About the Visuddhimagga, what I find (and I think many people find), is that it's highly precise/practical.
I agree with objections about kasiṇa, nimitta and so on, however, these comprise less than 1% of the Visuddhimagga—and also, kasiṇa is one meditation subject among many, and nimitta isn't an essential concept at all (you can easily ignore it altogether). These aren't good reasons to try to devalue the Visuddhimagga as a whole.
[Still, MN 128 (starting at 15, until the end of the sutta) extensively deals with the Buddha describing his personal experience with nimitta, and MN 24 is the full structure of the Visuddhimagga, along with MN 111 and MN 43 having the same structure of jhāna as in the Visuddhimagga—all these, among other suttas.]
With access-/neighbourhood-concentration (upacāra-samādhi), this is simply a state of intense concentration, with the absence of the five hindrances (nīvaraṇa), of which there is still perception of your surroundings—right before entering jhāna. Whether the Buddha considered it important or not to bring attention to and teach this, it is still the case that there is a different and more concentrated state of mind before entering jhāna, whether you give it a name or not.
As for the commentaries (although I don't think it's a good idea to study these in and of themselves), they are still important. The very translations themselves that "Sutta-only" proponents read and study are in part based on the commentaries—many concepts and Pāḷi terms, grammar structures, and so on. I find it makes no sense to dislike the commentaries, all the while viewing in high regards translations partly based on them. Also, yes, many times you can come across commentarial passages that extrapolate, and even speculate, but it's important to remember that the commentaries/post-commentaries are compilations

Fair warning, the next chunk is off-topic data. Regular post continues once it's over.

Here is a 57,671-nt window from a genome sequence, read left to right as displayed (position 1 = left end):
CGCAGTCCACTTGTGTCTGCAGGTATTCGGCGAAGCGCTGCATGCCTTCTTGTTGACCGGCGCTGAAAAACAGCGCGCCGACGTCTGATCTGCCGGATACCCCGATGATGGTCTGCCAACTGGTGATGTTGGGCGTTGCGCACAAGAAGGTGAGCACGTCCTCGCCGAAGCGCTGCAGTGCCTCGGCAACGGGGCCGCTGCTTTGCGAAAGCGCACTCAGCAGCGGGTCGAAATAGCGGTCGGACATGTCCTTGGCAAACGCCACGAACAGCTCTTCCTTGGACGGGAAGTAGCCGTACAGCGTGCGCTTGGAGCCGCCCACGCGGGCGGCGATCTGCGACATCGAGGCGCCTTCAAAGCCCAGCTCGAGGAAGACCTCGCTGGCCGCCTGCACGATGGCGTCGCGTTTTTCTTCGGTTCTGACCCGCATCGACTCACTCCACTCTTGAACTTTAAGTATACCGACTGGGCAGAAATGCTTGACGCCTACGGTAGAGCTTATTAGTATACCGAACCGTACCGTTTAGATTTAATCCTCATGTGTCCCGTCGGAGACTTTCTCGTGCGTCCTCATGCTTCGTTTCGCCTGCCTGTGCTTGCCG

of post-canonical writings of multiple
commentators. Still, as with the Visuddhimagga, these aren't good reasons to try to devalue the commentaries as a whole
I think there are three main reasons why there are anti-Visuddhimagga and anti-commentary (along with anti-Abhidhamma) proponents:
- Some don't understand the context and use of these works (i.e., should be studied after and alongside the Suttas).
- Some think that the authority of the Suttas is somehow "threatened."
- They might feel intimidated by the amount of study material—the Suttas already being substantial—and therefore prefer to say something along the lines of "the Visuddhimagga, Abhidhamma and commentaries should be ignored altogether" instead of "I prefer to focus my studies and base my practice on the Suttas" (although many do say this).
Basically, I think it's more a sign of immaturity/lack of self-esteem, more than anything (and like already said, such topics are mostly discussed online). The Suttas are the most authoritative and the most important—and even those who study the Visuddhimagga and Abhidhamma are of this opinion. I think there is no point in attempting to disparage other works and others' personal choice of study material (let alone "cry schism" because someone studies other works).